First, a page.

The fact of the matter was that after treatment, herbivores immediately began to graze on the pasture on which they and all of their friends had been defecating. Most dogs and cats in the 1950s/60s were fed by throwing meat and bones onto the ground that had been soiled over years by their own faeces. Thus, faecal transplants were automatic. In the case of dogs, the meat was often taken off and buried till it went rotten anyhow. My results were excellent and such that non-responses turned out to have rather esoteric ‘other’ conditions. I always sought permission to do autopsies at my own expense when patients did not respond.

One of the papers I have somewhere on my computer indicated that in human beings, 30% more of people delivered by caesarean section develop auto-immune diseases. A ploy being used by functional medicine practitioners now apparently is to insert a sponge into the vagina of the mother during the operation and when the baby is delivered, to wipe this sponge over the baby’s face and lips.

I’ve never attended a natural human birth, but if it’s anything like other species there would be plenty of faeces soiling the birth area during natural delivery.

We are possibly becoming too ‘hygienic’ for our own good.

But talking about human hygiene - The basic advice is to wash our hands after we go to the toilet. But think about the minutiae of this procedure for a second. With average toilet designs, it’s almost impossible to use toilet paper without getting some soiling of our fingers. Before we leave the cubicle, we have to pull up clothes, press a button to flush, use our hands to open the cubicle door and then to turn on the tap at the wash basin before cleaning our hands. So the odds are that we contaminate all of these contact points before we leave.

To avoid contamination of our clothing in the first instance, we would have to have a wash basin right next to the toilet bowl that can be turned on with a foot pedal or elbow, wash with a disinfectant as thoroughly as would a surgeon before an operation and then dry off with hot air or paper towelling. Then we could adjust our clothing and hope that everyone else using the facility has done the same before we press the flush button, open the door of the cubicle, or the door of the toilet if in public places, and then the rail of the stairway, the handles of the shopping trolley at supermarkets, and those places that everyone else has contacted with their hands on the way.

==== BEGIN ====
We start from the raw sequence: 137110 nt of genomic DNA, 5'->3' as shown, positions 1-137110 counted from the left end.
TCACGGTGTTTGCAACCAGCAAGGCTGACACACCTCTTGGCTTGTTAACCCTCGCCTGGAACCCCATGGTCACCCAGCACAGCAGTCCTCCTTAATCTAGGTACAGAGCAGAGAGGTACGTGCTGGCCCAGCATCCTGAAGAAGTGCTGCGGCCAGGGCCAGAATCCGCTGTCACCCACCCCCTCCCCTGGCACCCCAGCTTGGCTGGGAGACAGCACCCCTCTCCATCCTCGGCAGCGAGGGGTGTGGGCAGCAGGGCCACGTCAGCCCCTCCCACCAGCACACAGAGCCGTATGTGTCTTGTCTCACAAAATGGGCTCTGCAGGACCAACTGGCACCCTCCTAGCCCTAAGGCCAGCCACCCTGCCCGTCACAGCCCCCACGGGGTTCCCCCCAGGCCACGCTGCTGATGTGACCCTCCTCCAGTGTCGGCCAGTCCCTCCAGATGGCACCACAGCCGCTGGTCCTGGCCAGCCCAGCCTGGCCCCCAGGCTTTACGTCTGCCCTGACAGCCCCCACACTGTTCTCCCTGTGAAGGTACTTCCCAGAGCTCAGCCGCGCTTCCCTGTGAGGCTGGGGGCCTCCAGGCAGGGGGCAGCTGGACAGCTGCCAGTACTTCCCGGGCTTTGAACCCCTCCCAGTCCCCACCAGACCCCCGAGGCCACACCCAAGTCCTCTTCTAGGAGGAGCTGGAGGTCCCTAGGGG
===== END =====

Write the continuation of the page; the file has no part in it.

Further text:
So, here’s the dilemma. Should we leave this alone and share our faecal saprophytes and commensals, and possibly be healthier overall, or should we upgrade ALL of our toilets so that a wash basin is available before clothing adjustment, just in case a pathogenic organism MAY be about?

And to Hendrick – Just out of curiosity, in what manner is a human faecal transplant administered?
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Re: Autoimmunity

Postby zetreque on January 11th, 2018, 11:08 am 

I had read somewhere a theory for the "useless" appendix in humans was actually to replenish the intestines with bacteria after a diarrhea event. I remember the author having some evidence to this.

It is also interesting that many animals actually seek out eating dirt or feces when they are not feeling well. It makes me wonder a lot about instinct vs acquired knowledge. Last month two people I know had dogs that were not feeling well and eating excess dirt.

The caesarean section autoimmunity theory that I have often read about is valid to me as I was born that way and I have had more issues than should be normal.

What I have never understood however is how it actually makes that big of difference when the anus colon is adjacent to but not in direct contact with the birth canal.
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Re: Autoimmunity

Postby zetreque on January 11th, 2018, 11:21 am 

zetreque » Thu Jan 11, 2018 7:08 am wrote:
What I have never understood however is how it actually makes that big of difference when the anus colon is adjacent to but not in direct contact with the birth canal.


I guess this would help explain it.
https://www.romper.com/p/what-happens-to-your-butt-hole-when-you-give-birth-heres-what-to-prepare-for-15624
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Re: Autoimmunity

Postby Hendrick Laursen on January 11th, 2018, 2:26 pm 

doogles » January 11th, 2018, 1:04 am wrote:
And to Hendrick – Just out of curiosity, in what manner is a human faecal transplant administered?



Hi doogles,

Multiple modalities are available now, including but not restricted to per os (as a capsule), nasogastric tube, nasoduodenal tube, via colonoscopy, enema, etc.

Fecal Microbiota Transplant is so effective that it outdoes some classic antibiotics routinely used against CDI (Clostridium difficile Infection) such as vancomycin, and some consider it to be first line therapy against CDI. (Since antibiotics usually make it worse, as CDI is highly resiliant and resistant, so antibacterials end up wiping out normal flora, dramatically aggravating the situation).

Good intro:
https://en.m.wikipedia.org/wiki/Fecal_microbiota_transplant
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Re: Autoimmunity

Postby doogles on January 12th, 2018, 6:03 am 

Excellent reference Hendrick.

I'm surprised that they use quantities up to 300 g.

It seems a large amount to introduce in one hit with a risk of upsetting a current status quo. I was thinking more in terms of a one gram capsule with the hope that the organisms would reproduce rapidly and fill a niche without forcing a change in balance.

But if it works, so be it
'
BTW, thanks for the PM correction re apoptosis and differentiation. I had problems with the 'reply' and 'send' prompts on that site.
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Re: Autoimmunity

Postby Hendrick Laursen on January 12th, 2018, 1:57 pm 

You're very welcome doogles. ;)